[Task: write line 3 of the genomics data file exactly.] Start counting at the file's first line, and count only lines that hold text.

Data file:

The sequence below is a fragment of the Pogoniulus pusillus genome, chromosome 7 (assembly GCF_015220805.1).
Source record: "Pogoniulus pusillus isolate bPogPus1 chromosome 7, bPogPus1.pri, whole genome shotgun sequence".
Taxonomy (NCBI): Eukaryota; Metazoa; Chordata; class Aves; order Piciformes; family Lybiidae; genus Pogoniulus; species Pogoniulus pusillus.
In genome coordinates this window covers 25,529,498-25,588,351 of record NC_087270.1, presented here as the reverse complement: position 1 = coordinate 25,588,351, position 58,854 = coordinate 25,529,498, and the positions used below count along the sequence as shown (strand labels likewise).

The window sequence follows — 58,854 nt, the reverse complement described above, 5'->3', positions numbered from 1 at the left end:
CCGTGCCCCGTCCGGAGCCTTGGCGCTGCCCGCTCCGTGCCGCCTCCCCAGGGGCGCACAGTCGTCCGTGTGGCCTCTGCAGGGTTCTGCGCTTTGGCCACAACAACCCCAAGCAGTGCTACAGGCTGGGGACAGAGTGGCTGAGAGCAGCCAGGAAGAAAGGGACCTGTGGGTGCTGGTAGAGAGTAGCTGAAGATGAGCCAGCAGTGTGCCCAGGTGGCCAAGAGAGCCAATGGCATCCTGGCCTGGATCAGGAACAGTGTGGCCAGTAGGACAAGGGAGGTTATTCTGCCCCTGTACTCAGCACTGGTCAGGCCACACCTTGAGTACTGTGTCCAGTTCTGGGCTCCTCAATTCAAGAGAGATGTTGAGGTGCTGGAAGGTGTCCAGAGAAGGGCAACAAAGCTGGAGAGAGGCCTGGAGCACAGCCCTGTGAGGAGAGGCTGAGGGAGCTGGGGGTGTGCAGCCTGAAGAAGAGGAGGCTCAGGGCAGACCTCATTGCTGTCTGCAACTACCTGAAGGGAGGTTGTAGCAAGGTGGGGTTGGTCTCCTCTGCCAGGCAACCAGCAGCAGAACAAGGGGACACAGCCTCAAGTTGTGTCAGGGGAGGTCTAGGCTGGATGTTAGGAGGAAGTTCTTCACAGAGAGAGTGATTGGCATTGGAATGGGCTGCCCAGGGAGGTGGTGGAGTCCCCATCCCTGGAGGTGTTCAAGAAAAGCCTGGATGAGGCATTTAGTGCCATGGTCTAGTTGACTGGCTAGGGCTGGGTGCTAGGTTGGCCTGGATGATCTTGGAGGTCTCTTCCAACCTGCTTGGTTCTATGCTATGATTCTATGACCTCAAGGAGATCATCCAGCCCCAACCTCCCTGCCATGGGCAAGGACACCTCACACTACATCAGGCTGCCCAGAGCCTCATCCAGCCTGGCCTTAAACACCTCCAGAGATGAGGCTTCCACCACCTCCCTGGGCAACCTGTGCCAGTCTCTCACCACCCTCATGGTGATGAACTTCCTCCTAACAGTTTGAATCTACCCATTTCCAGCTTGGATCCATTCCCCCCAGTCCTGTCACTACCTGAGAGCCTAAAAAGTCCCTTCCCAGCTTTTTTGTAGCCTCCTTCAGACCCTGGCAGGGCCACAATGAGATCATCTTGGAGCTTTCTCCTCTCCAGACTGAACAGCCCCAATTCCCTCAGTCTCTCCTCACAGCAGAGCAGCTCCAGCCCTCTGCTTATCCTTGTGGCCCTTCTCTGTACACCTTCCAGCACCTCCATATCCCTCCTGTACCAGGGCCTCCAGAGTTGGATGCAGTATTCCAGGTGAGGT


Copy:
Taxonomy (NCBI): Eukaryota; Metazoa; Chordata; class Aves; order Piciformes; family Lybiidae; genus Pogoniulus; species Pogoniulus pusillus.